MISSION, KS--(Marketwired - Aug 8, 2014) - (Family Features) When you supply your kids with nutritious and sensible choices, you're ensuring a productive day in the classroom and beyond. It's simple to make lunch and snack time fun by tossing in some new, wholesome options that add variety and appeal for your little learner.
Add new foods to the mix
The most important nutrients parents seek when selecting the foods they feed their kids are protein, calcium, vitamin C, vitamin D and iron.1 While stocking up on foods rich in these nourishing elements is certainly helpful, there's no way to ensure your child will eat them. But recent studies have found that kids are actually more likely than their parents to be the first of their friends to try new food or nutrition products.1
Take the opportunity to start nutritious eating habits at a young age with flavorful food combinations that create balance at snack and meal time. For example, pair a kid- and parent-pleasing choice, such as Mini Babybel® cheese, a 100 percent natural cheese with a rich and creamy taste, with their favorite fruit or vegetable. In fact, a recent study shows that replacing non-nutrient rich snack foods like chips with a combination of cheese and vegetables can help reduce calories by 72 percent and keep kids feeling fuller longer.2
Easy ways to pack
To help parents make better choices while grocery shopping, Catherine McCord, author of Weelicious Lunches and Weelicious.com, and Mini Babybel Brand Advocate, offers these tasty ideas to make lunches and snacks more wholesome for the whole family:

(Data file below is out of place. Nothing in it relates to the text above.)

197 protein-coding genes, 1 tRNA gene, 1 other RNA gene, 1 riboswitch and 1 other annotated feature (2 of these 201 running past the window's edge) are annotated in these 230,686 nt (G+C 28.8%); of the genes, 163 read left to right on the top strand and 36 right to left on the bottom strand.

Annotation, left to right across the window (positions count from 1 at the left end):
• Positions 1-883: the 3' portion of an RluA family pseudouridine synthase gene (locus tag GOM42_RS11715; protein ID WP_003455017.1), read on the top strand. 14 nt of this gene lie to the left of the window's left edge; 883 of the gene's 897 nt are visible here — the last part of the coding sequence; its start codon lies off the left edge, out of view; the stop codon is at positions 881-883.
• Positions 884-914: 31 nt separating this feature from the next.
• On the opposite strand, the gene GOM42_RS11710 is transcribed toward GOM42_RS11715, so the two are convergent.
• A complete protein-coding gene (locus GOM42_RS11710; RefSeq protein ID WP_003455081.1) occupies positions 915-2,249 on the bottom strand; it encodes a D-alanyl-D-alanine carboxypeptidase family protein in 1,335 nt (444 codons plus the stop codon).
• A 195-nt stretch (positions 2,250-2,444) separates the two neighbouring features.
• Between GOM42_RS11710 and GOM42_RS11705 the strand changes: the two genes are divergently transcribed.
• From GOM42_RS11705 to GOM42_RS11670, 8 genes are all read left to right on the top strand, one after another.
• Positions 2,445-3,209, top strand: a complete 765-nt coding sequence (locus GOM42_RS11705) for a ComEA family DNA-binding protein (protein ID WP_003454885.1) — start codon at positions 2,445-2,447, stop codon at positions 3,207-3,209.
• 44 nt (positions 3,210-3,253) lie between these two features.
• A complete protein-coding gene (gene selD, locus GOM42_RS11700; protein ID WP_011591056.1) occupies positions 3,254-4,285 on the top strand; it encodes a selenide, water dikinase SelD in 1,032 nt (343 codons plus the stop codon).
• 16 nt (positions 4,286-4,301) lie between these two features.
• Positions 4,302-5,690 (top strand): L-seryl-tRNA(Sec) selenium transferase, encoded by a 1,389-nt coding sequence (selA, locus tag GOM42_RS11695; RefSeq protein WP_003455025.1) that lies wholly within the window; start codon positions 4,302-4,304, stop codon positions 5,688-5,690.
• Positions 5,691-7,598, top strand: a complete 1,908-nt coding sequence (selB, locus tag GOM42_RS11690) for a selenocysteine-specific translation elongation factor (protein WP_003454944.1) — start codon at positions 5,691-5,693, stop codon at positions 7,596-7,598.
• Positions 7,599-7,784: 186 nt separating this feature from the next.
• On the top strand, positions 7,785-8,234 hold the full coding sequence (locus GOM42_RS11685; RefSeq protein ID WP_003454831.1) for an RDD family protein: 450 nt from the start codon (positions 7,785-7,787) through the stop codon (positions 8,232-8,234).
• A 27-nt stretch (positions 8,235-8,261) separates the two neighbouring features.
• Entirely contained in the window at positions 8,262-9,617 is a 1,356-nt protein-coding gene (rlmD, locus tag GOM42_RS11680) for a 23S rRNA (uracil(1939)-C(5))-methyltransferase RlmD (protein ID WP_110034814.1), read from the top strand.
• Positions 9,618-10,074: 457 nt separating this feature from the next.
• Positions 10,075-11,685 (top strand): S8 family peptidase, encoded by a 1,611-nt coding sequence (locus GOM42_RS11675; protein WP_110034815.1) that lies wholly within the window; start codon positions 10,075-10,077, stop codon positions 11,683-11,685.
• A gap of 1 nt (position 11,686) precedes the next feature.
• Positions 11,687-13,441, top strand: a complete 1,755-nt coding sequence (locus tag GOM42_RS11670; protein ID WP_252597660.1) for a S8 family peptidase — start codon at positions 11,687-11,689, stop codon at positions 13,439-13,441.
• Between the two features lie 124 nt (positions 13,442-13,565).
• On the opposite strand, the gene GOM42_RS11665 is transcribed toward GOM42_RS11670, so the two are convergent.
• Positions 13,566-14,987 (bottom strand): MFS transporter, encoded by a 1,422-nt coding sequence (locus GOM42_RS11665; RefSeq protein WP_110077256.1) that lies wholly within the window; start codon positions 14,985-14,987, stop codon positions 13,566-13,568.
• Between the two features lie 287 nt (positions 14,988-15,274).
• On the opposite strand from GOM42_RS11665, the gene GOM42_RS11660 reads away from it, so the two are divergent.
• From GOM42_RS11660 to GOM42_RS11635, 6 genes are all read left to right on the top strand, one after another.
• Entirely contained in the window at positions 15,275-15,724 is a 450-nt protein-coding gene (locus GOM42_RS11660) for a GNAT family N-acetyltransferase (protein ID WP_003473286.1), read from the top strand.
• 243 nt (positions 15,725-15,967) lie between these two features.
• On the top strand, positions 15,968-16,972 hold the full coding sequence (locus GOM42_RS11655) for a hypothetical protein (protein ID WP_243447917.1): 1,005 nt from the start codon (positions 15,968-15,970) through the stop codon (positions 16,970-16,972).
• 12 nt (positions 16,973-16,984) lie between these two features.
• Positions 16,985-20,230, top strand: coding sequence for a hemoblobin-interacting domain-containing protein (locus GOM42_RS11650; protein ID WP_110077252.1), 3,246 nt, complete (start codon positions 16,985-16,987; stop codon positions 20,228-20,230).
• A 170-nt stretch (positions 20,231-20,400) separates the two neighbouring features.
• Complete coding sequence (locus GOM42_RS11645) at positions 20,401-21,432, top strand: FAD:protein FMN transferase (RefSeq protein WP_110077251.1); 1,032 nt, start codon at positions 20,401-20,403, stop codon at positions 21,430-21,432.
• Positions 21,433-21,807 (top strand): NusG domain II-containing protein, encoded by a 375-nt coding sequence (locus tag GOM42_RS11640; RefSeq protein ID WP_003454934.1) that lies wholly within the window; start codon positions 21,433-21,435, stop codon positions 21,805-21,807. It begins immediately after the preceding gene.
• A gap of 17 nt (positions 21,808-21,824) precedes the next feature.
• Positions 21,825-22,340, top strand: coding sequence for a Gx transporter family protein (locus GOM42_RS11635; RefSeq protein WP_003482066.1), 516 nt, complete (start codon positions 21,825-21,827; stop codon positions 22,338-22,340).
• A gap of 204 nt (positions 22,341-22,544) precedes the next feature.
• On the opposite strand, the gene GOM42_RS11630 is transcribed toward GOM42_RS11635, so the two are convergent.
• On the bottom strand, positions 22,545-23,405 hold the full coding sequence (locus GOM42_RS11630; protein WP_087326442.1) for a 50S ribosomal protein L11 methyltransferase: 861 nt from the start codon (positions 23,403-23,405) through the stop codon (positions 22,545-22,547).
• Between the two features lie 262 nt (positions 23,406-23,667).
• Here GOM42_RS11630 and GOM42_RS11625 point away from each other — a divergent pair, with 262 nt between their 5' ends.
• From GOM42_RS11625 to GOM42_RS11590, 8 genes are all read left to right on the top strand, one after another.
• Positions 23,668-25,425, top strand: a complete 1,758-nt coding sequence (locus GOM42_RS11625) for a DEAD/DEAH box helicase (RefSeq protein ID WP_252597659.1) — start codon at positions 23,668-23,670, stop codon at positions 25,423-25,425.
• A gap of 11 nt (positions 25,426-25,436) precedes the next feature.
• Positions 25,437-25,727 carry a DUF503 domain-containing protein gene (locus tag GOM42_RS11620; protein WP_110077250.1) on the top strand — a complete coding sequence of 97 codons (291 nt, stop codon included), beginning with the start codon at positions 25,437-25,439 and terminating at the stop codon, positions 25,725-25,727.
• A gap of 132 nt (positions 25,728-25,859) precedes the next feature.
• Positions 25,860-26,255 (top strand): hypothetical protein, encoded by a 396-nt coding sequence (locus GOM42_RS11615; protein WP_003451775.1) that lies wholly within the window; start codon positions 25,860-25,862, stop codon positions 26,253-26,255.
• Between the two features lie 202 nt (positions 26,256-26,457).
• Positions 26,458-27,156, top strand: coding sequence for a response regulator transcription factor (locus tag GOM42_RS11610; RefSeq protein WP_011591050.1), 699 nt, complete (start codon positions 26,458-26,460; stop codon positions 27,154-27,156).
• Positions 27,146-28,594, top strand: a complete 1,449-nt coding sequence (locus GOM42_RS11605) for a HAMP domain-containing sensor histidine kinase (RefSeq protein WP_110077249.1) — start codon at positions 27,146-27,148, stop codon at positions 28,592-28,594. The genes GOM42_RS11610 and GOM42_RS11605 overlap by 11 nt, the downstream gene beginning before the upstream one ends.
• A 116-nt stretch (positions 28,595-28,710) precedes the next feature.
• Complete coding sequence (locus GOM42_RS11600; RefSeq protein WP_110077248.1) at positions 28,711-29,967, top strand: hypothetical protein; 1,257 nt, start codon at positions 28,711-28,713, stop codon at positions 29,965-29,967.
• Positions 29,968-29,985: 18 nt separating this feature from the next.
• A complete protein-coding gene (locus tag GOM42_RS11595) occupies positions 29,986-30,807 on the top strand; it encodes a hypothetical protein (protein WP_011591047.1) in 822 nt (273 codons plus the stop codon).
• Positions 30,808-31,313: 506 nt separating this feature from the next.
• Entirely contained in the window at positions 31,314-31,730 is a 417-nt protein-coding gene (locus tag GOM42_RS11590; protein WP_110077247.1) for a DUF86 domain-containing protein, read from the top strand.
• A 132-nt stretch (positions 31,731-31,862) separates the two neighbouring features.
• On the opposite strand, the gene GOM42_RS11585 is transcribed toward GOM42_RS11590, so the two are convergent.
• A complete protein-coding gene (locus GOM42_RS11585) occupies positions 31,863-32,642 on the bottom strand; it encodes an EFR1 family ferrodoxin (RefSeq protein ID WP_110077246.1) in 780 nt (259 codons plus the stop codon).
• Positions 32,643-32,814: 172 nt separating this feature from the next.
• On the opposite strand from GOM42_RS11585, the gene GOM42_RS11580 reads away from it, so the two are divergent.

- Protein Picks: To keep them feeling satisfied and fuller longer, include a few protein-packed choices in their lunch bag. Some options include roasted chicken, steamed edamame, hard boiled eggs, nuts or a Mini Babybel cheese. With seven delicious flavors that offer 5-6 grams of protein and 15-20 percent of daily calcium needs, this cheese snack is sure to satisfy.
- Sweet Additions: Make their midday meal and snack time more complete with the addition of one or two servings of fruit. Some delicious options include apples, apricots, strawberries, blueberries, kiwis or pears.
- Fresh Finds: Many vegetables offer fiber and other nutrients not found in other snacks. Throw in a bag of chopped vegetables, such as baby carrots, broccoli florets, celery, red bell peppers or sugar snap peas.
With a balanced approach to eating, you'll be able to send the whole family off to school or work prepared for whatever their busy day brings. You may also introduce them to some new favorite foods. For other snack and lunch ideas, visit www.mini-babybel.com.
1Survey data from Porter Novelli's nationally-representative HealthStyles (a survey of US adults 18 years or older) and YouthStyles (a survey of youth ages 12-17).
2Wansink, B., Shimizu, M., Brumberg, A. Association of nutrient-dense snack combinations with calories and vegetable intake. J Pediatrics. 2013 Jan; 131(1):22-28.
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